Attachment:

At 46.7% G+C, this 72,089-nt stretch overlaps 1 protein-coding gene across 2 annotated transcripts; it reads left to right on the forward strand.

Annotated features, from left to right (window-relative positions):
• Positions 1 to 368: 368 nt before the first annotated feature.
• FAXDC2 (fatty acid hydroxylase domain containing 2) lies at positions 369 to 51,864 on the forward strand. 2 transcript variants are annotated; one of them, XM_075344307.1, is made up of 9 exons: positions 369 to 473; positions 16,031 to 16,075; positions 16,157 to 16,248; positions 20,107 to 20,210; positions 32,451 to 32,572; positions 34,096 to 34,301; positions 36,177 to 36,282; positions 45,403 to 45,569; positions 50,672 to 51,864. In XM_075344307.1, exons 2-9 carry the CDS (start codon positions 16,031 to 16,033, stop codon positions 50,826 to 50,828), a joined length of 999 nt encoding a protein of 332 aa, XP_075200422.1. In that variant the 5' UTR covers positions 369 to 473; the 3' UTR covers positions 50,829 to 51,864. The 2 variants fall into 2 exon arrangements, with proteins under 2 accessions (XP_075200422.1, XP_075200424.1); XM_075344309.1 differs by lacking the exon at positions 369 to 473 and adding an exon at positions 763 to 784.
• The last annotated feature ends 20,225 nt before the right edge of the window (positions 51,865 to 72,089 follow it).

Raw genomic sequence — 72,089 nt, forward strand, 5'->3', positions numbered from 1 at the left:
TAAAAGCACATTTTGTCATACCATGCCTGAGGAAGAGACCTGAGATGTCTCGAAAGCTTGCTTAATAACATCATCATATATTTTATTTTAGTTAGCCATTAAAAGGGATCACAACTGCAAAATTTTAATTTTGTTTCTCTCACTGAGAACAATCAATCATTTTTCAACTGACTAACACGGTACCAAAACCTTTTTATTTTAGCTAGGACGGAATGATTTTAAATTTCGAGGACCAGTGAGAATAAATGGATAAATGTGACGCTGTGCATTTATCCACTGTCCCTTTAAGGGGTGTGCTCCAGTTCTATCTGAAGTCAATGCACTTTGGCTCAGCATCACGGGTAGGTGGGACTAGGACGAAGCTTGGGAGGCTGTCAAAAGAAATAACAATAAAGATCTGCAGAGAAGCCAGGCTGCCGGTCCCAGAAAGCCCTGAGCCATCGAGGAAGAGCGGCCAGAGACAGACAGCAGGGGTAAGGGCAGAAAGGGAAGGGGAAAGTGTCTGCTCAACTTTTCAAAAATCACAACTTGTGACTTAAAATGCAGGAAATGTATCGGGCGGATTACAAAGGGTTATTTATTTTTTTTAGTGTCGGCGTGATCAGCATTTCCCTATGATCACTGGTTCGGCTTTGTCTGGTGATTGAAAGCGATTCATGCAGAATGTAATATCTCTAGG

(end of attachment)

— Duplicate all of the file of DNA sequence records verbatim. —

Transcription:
At 46.7% G+C, this 72,089-nt stretch overlaps 1 protein-coding gene across 2 annotated transcripts; it reads left to right on the forward strand.

Annotated features, from left to right (window-relative positions):
• Positions 1 to 368: 368 nt before the first annotated feature.
• FAXDC2 (fatty acid hydroxylase domain containing 2) lies at positions 369 to 51,864 on the forward strand. 2 transcript variants are annotated; one of them, XM_075344307.1, is made up of 9 exons: positions 369 to 473; positions 16,031 to 16,075; positions 16,157 to 16,248; positions 20,107 to 20,210; positions 32,451 to 32,572; positions 34,096 to 34,301; positions 36,177 to 36,282; positions 45,403 to 45,569; positions 50,672 to 51,864. In XM_075344307.1, exons 2-9 carry the CDS (start codon positions 16,031 to 16,033, stop codon positions 50,826 to 50,828), a joined length of 999 nt encoding a protein of 332 aa, XP_075200422.1. In that variant the 5' UTR covers positions 369 to 473; the 3' UTR covers positions 50,829 to 51,864. The 2 variants fall into 2 exon arrangements, with proteins under 2 accessions (XP_075200422.1, XP_075200424.1); XM_075344309.1 differs by lacking the exon at positions 369 to 473 and adding an exon at positions 763 to 784.
• The last annotated feature ends 20,225 nt before the right edge of the window (positions 51,865 to 72,089 follow it).

Raw genomic sequence — 72,089 nt, forward strand, 5'->3', positions numbered from 1 at the left:
TAAAAGCACATTTTGTCATACCATGCCTGAGGAAGAGACCTGAGATGTCTCGAAAGCTTGCTTAATAACATCATCATATATTTTATTTTAGTTAGCCATTAAAAGGGATCACAACTGCAAAATTTTAATTTTGTTTCTCTCACTGAGAACAATCAATCATTTTTCAACTGACTAACACGGTACCAAAACCTTTTTATTTTAGCTAGGACGGAATGATTTTAAATTTCGAGGACCAGTGAGAATAAATGGATAAATGTGACGCTGTGCATTTATCCACTGTCCCTTTAAGGGGTGTGCTCCAGTTCTATCTGAAGTCAATGCACTTTGGCTCAGCATCACGGGTAGGTGGGACTAGGACGAAGCTTGGGAGGCTGTCAAAAGAAATAACAATAAAGATCTGCAGAGAAGCCAGGCTGCCGGTCCCAGAAAGCCCTGAGCCATCGAGGAAGAGCGGCCAGAGACAGACAGCAGGGGTAAGGGCAGAAAGGGAAGGGGAAAGTGTCTGCTCAACTTTTCAAAAATCACAACTTGTGACTTAAAATGCAGGAAATGTATCGGGCGGATTACAAAGGGTTATTTATTTTTTTTAGTGTCGGCGTGATCAGCATTTCCCTATGATCACTGGTTCGGCTTTGTCTGGTGATTGAAAGCGATTCATGCAGAATGTAATATCTCTAGG